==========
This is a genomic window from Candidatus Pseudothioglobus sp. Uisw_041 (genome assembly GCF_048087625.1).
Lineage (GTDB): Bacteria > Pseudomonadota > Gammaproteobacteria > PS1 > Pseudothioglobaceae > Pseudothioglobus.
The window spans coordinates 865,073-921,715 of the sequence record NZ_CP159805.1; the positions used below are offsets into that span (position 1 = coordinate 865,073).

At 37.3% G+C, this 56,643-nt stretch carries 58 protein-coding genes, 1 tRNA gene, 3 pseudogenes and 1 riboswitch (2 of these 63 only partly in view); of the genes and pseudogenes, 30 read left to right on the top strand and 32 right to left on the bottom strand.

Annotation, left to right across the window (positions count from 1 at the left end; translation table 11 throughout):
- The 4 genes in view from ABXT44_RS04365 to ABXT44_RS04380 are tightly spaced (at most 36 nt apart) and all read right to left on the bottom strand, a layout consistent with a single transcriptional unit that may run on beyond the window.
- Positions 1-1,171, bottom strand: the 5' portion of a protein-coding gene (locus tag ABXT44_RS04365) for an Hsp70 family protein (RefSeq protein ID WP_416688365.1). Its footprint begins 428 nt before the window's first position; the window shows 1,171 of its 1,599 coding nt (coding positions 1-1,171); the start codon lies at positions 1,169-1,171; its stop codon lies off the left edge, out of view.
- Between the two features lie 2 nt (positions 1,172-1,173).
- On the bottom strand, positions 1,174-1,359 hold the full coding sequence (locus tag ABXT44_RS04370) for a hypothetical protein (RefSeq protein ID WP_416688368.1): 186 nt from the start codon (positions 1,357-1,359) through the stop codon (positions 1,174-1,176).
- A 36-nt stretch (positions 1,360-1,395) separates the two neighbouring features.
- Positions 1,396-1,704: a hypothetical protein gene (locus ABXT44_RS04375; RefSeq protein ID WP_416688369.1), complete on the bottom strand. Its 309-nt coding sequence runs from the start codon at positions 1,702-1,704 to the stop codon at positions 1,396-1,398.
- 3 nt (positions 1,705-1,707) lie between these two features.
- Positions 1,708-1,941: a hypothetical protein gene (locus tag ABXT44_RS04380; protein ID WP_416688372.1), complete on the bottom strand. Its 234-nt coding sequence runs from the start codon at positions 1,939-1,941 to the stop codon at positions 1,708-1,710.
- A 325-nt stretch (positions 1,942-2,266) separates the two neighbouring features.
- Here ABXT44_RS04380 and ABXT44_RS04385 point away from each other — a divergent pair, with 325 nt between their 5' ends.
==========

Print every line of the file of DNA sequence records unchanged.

This is a genomic window from Candidatus Pseudothioglobus sp. Uisw_041 (genome assembly GCF_048087625.1).
Lineage (GTDB): Bacteria > Pseudomonadota > Gammaproteobacteria > PS1 > Pseudothioglobaceae > Pseudothioglobus.
The window spans coordinates 865,073-921,715 of the sequence record NZ_CP159805.1; the positions used below are offsets into that span (position 1 = coordinate 865,073).

At 37.3% G+C, this 56,643-nt stretch carries 58 protein-coding genes, 1 tRNA gene, 3 pseudogenes and 1 riboswitch (2 of these 63 only partly in view); of the genes and pseudogenes, 30 read left to right on the top strand and 32 right to left on the bottom strand.

Annotation, left to right across the window (positions count from 1 at the left end; translation table 11 throughout):
- The 4 genes in view from ABXT44_RS04365 to ABXT44_RS04380 are tightly spaced (at most 36 nt apart) and all read right to left on the bottom strand, a layout consistent with a single transcriptional unit that may run on beyond the window.
- Positions 1-1,171, bottom strand: the 5' portion of a protein-coding gene (locus tag ABXT44_RS04365) for an Hsp70 family protein (RefSeq protein ID WP_416688365.1). Its footprint begins 428 nt before the window's first position; the window shows 1,171 of its 1,599 coding nt (coding positions 1-1,171); the start codon lies at positions 1,169-1,171; its stop codon lies off the left edge, out of view.
- Between the two features lie 2 nt (positions 1,172-1,173).
- On the bottom strand, positions 1,174-1,359 hold the full coding sequence (locus tag ABXT44_RS04370) for a hypothetical protein (RefSeq protein ID WP_416688368.1): 186 nt from the start codon (positions 1,357-1,359) through the stop codon (positions 1,174-1,176).
- A 36-nt stretch (positions 1,360-1,395) separates the two neighbouring features.
- Positions 1,396-1,704: a hypothetical protein gene (locus ABXT44_RS04375; RefSeq protein ID WP_416688369.1), complete on the bottom strand. Its 309-nt coding sequence runs from the start codon at positions 1,702-1,704 to the stop codon at positions 1,396-1,398.
- 3 nt (positions 1,705-1,707) lie between these two features.
- Positions 1,708-1,941: a hypothetical protein gene (locus tag ABXT44_RS04380; protein ID WP_416688372.1), complete on the bottom strand. Its 234-nt coding sequence runs from the start codon at positions 1,939-1,941 to the stop codon at positions 1,708-1,710.
- A 325-nt stretch (positions 1,942-2,266) separates the two neighbouring features.
- Here ABXT44_RS04380 and ABXT44_RS04385 point away from each other — a divergent pair, with 325 nt between their 5' ends.